By Ken Davidoff
CHICAGO — Soon, Hal Steinbrenner will learn the new number that will define the Yankees’ financial objectives. No matter what, though, the primary objective won’t change.
“We’ll know the [luxury-tax] threshold,” Steinbrenner said Wednesday, at the Major League Baseball quarterly owners’ meetings. “But even if it stays the same, goes down, we’re going to continue lowering payroll. I think now that we finally have some, what looks like, good young players, it’s going to give us some flexibility that we just haven’t had.”
So much flexibility, in fact, that as Steinbrenner espoused the development of his young players and their increasing importance in the franchise’s success, he also spoke enthusiastically of going outside the organization to improve one facet of the 2017 team. That enthusiasm should make Aroldis Chapman quite enthusiastic himself.
“For me, the bullpen is my priority,” Steinbrenner said, emphasizing “my.” He proceeded: “Because I think we’re probably going to have a young pitching staff, and I think if we can shorten the game for them by really strengthening the bullpen, that’s going to be to our advantage.”
Though Steinbrenner runs his team quite differently than his father did, in that general manager Brian Cashman sometimes learned about player moves at the same time as the rest of us did during George Steinbrenner’s reign, Hal Steinbrenner historically has pushed for certain acquisitions — reliever Rafael Soriano stood as the most prominent example — and worked with Cashman to get those done.
Chapman, of course, came to the Yankees last offseason and excelled as the team’s closer before getting traded to the Cubs and helping them to their first championship in 108 years. Now the 28-year-old is a free agent, and the Yankees have reached out to him. Their familiarity with the athletic left-hander, as well as the fact that signing him wouldn’t cost a draft pick, work in Chapman’s favor. The Dodgers also like Chapman, who will obliterate Jonathan Papelbon’s record deal (four years, $50 million) for a closer.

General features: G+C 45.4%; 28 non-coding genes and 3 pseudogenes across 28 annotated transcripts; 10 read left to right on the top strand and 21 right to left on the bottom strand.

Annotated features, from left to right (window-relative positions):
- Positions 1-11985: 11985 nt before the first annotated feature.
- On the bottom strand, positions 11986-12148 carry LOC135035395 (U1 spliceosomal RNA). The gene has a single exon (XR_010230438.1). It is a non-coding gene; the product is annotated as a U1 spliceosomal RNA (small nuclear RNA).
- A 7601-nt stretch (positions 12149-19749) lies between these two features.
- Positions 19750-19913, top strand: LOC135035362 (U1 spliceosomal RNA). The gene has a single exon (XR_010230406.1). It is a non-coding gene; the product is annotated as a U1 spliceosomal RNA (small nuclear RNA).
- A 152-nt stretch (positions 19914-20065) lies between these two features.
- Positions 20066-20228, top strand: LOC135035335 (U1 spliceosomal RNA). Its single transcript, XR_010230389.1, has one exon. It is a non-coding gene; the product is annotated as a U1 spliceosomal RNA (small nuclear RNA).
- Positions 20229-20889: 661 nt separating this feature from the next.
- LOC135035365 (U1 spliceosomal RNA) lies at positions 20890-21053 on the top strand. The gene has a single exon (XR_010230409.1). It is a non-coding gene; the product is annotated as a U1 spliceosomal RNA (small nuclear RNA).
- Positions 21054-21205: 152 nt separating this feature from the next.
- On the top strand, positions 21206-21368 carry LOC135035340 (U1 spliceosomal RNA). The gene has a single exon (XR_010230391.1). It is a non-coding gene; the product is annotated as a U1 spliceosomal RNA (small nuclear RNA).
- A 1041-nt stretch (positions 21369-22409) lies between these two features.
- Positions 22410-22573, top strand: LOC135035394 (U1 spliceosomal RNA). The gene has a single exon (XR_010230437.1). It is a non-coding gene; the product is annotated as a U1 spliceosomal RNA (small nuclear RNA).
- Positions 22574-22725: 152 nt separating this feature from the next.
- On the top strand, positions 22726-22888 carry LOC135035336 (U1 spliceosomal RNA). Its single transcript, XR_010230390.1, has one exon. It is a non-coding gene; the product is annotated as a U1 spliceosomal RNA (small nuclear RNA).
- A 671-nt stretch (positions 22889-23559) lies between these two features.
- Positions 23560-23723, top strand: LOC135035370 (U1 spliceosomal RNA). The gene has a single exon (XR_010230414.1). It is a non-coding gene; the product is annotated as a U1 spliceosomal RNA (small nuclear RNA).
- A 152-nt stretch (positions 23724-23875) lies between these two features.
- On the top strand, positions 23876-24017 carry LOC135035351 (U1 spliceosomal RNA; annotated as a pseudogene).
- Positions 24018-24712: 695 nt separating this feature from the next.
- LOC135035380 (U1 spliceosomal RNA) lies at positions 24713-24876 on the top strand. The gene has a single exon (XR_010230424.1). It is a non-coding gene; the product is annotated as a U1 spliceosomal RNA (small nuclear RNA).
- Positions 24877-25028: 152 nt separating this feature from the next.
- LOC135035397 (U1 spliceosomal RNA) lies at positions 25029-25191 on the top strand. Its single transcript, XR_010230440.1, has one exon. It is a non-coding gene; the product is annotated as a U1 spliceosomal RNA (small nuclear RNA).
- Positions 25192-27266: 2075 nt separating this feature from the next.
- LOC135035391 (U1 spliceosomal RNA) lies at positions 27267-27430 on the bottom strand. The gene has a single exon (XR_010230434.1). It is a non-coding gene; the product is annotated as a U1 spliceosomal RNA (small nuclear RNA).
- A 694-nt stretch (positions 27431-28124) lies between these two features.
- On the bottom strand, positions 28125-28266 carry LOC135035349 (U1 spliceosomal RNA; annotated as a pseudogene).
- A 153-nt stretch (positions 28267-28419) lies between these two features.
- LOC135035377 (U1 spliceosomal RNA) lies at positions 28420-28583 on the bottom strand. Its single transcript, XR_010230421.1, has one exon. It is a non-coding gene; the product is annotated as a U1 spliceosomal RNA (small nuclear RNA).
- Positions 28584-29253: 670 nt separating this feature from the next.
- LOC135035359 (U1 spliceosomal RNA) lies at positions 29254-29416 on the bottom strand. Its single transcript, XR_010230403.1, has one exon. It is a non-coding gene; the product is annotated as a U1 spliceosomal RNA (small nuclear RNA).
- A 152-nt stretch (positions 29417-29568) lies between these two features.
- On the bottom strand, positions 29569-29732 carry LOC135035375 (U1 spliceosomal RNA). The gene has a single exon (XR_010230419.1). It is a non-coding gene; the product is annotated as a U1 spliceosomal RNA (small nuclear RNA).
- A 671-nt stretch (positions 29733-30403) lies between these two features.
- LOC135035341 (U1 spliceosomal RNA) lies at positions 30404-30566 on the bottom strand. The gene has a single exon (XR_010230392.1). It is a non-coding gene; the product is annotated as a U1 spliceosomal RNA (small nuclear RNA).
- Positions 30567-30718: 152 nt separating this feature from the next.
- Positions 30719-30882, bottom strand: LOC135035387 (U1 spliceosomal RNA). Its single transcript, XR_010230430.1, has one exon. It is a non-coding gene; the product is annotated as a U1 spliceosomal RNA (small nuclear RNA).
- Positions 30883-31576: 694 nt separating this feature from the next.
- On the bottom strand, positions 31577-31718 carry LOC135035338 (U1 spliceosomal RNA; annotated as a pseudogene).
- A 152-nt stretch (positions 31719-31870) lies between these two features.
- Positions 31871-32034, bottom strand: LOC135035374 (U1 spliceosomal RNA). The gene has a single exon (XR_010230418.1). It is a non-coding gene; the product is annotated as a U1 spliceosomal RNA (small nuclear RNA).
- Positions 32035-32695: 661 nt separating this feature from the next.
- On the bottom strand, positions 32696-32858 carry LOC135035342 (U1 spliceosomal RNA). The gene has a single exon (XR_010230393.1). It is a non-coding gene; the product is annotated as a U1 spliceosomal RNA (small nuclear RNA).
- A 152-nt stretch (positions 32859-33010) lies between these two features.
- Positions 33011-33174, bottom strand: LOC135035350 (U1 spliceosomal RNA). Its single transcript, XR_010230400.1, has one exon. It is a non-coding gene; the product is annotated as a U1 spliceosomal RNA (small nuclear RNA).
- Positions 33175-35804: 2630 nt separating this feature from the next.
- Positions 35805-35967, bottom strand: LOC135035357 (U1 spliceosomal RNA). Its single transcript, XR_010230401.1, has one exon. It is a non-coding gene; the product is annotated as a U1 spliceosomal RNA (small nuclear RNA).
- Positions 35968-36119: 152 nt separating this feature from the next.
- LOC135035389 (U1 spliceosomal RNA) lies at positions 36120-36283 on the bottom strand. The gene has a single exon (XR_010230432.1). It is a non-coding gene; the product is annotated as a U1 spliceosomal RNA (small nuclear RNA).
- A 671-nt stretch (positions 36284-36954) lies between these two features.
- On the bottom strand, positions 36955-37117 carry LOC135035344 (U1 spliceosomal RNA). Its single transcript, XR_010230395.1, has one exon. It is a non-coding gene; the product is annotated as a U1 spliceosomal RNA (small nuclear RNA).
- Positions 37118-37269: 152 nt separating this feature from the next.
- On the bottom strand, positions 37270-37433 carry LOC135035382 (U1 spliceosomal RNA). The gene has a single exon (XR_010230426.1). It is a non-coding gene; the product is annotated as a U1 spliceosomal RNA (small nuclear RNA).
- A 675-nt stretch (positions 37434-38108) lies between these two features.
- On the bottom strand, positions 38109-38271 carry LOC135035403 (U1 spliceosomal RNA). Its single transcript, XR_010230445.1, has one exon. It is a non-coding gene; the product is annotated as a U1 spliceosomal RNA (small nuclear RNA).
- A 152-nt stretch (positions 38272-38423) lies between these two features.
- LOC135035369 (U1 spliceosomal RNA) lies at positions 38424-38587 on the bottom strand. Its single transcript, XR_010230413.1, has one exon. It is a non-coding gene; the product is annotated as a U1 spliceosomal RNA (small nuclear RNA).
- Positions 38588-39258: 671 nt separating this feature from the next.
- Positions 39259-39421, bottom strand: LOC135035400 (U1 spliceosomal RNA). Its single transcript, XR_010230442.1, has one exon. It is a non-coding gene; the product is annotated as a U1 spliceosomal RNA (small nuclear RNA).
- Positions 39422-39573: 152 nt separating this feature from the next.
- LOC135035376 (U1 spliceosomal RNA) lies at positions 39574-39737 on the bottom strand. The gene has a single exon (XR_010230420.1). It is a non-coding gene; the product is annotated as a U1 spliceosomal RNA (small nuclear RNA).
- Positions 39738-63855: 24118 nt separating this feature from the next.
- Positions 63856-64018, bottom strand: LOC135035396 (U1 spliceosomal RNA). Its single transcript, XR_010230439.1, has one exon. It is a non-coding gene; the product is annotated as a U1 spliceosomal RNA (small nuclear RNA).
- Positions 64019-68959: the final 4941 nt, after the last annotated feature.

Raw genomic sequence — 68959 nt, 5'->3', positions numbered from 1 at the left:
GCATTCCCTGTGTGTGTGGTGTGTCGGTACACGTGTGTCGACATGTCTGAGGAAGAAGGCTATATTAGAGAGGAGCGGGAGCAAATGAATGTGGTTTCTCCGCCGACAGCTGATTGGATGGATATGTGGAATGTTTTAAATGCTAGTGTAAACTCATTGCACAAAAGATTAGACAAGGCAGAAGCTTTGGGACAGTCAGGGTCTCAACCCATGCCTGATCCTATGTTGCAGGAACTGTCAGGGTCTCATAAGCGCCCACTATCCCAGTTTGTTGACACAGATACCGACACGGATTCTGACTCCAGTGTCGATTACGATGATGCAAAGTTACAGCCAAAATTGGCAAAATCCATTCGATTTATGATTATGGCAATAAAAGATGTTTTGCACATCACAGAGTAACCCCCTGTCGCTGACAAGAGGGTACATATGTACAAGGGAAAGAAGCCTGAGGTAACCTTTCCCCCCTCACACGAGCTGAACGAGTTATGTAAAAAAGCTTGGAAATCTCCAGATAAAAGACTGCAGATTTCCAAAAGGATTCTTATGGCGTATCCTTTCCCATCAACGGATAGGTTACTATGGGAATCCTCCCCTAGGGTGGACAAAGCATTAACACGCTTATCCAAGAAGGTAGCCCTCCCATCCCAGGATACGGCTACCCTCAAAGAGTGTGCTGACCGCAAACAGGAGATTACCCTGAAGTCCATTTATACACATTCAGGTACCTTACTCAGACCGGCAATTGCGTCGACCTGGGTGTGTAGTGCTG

“Any time you can get a guy that’s already proven he can play in New York — you guys know as well as I do it’s a tough place to play,” Steinbrenner said. “If you get a guy who’s proven he can play there, then that’s a plus in the column.”
The Yankees also have spoken with the representatives for Dodgers closer Kenley Jansen.
Steinbrenner sounded less enthusiastic about going after a high-end free-agent outfielder. Jose Bautista and the Mets’ Yoenis Cespedes are among those available. Instead, the Yankees’ boss endorsed the youngsters from whom he hopes to get that payroll flexibility.
“As far as Aaron Judge, I’m looking for him to be the guy,” Steinbrenner said. “We’ve got [Aaron] Hicks out there as well. [Tyler] Austin. [Rob] Refsnyder can play there, as well. We’ll see.”
Judge, who struggled in his initial big-league voyage, “[has] got some work to do, clearly, on his swing, and he will,” Steinbrenner said. “He’s going to be in Tampa in a few weeks for a while along with a couple of our hitting coaches.”
The luxury-tax threshold stood at $189 million each of the three prior offseasons, and the Yankees memorably took a run at getting under that, an act that would have reset their tax rate from 50 percent to 17.5 percent. They memorably failed to do so, signing Carlos Beltran, Jacoby Ellsbury, Brian McCann and Masahiro Tanaka to big deals after the 2013 season.
Steinbrenner spoke of $100 million he had coming off the payroll “with four guys,” referring to retiree Mark Teixeira ($22.5 million), traded outfielder Carlos Beltran ($15 million) no longer on the books now and the released Alex Rodriguez ($21 million) and active CC Sabathia ($25 million) departing the ledger next year; A-Rod’s figure counts as more for luxury-tax purposes. Steinbrenner’s clear hope is that a) he can pocket some of those savings; and b) the luxury-tax threshold will increase from $189 million, giving the Yankees more breathing room. The threshold historically has increased and figures to do so again.
In other news:
- lThough he hasn’t spoken with A-Rod about it, Steinbrenner said he expects to have the apparent retiree in spring training as an instructor.“He was great in Instructional League,” Steinbrenner said. “He was there three or four days, working with [Gleyber] Torres, working with [Jorge] Mateo.”
- Asked whether he regretted trading reliever Andrew Miller to Cleveland, given Miller’s success with the Indians, Steinbrenner said, “My family wouldn’t talk to me for a couple of weeks. That was a sensitive one. … That was a tough call. But when you have the ability to get the four players that we got, of that caliber … it has to be a deal that good to consider getting rid of a guy like that.”